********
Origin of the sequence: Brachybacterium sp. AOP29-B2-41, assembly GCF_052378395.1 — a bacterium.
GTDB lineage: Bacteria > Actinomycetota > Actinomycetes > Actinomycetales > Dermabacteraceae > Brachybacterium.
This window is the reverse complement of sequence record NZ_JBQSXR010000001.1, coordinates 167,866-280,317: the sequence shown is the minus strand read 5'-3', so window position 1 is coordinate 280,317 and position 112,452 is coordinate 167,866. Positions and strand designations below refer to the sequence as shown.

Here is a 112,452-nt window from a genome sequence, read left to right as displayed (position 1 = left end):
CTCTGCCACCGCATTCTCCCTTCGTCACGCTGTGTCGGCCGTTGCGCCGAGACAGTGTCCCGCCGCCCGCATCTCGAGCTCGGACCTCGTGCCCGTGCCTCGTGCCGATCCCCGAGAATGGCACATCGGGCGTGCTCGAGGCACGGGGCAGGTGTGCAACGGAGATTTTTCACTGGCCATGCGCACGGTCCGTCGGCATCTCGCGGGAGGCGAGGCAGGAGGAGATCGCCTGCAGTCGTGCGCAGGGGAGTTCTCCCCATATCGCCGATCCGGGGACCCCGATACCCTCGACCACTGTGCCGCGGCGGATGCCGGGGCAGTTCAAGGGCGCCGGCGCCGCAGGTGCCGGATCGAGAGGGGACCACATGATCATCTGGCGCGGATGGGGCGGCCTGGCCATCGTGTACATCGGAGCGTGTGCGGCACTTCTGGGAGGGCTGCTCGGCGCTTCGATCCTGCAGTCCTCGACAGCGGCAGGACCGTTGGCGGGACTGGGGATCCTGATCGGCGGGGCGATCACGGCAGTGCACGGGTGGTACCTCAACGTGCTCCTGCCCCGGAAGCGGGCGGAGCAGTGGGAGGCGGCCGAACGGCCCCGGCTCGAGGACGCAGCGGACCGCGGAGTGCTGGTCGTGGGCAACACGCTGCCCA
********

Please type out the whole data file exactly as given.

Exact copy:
Origin of the sequence: Brachybacterium sp. AOP29-B2-41, assembly GCF_052378395.1 — a bacterium.
GTDB lineage: Bacteria > Actinomycetota > Actinomycetes > Actinomycetales > Dermabacteraceae > Brachybacterium.
This window is the reverse complement of sequence record NZ_JBQSXR010000001.1, coordinates 167,866-280,317: the sequence shown is the minus strand read 5'-3', so window position 1 is coordinate 280,317 and position 112,452 is coordinate 167,866. Positions and strand designations below refer to the sequence as shown.

Here is a 112,452-nt window from a genome sequence, read left to right as displayed (position 1 = left end):
CTCTGCCACCGCATTCTCCCTTCGTCACGCTGTGTCGGCCGTTGCGCCGAGACAGTGTCCCGCCGCCCGCATCTCGAGCTCGGACCTCGTGCCCGTGCCTCGTGCCGATCCCCGAGAATGGCACATCGGGCGTGCTCGAGGCACGGGGCAGGTGTGCAACGGAGATTTTTCACTGGCCATGCGCACGGTCCGTCGGCATCTCGCGGGAGGCGAGGCAGGAGGAGATCGCCTGCAGTCGTGCGCAGGGGAGTTCTCCCCATATCGCCGATCCGGGGACCCCGATACCCTCGACCACTGTGCCGCGGCGGATGCCGGGGCAGTTCAAGGGCGCCGGCGCCGCAGGTGCCGGATCGAGAGGGGACCACATGATCATCTGGCGCGGATGGGGCGGCCTGGCCATCGTGTACATCGGAGCGTGTGCGGCACTTCTGGGAGGGCTGCTCGGCGCTTCGATCCTGCAGTCCTCGACAGCGGCAGGACCGTTGGCGGGACTGGGGATCCTGATCGGCGGGGCGATCACGGCAGTGCACGGGTGGTACCTCAACGTGCTCCTGCCCCGGAAGCGGGCGGAGCAGTGGGAGGCGGCCGAACGGCCCCGGCTCGAGGACGCAGCGGACCGCGGAGTGCTGGTCGTGGGCAACACGCTGCCCA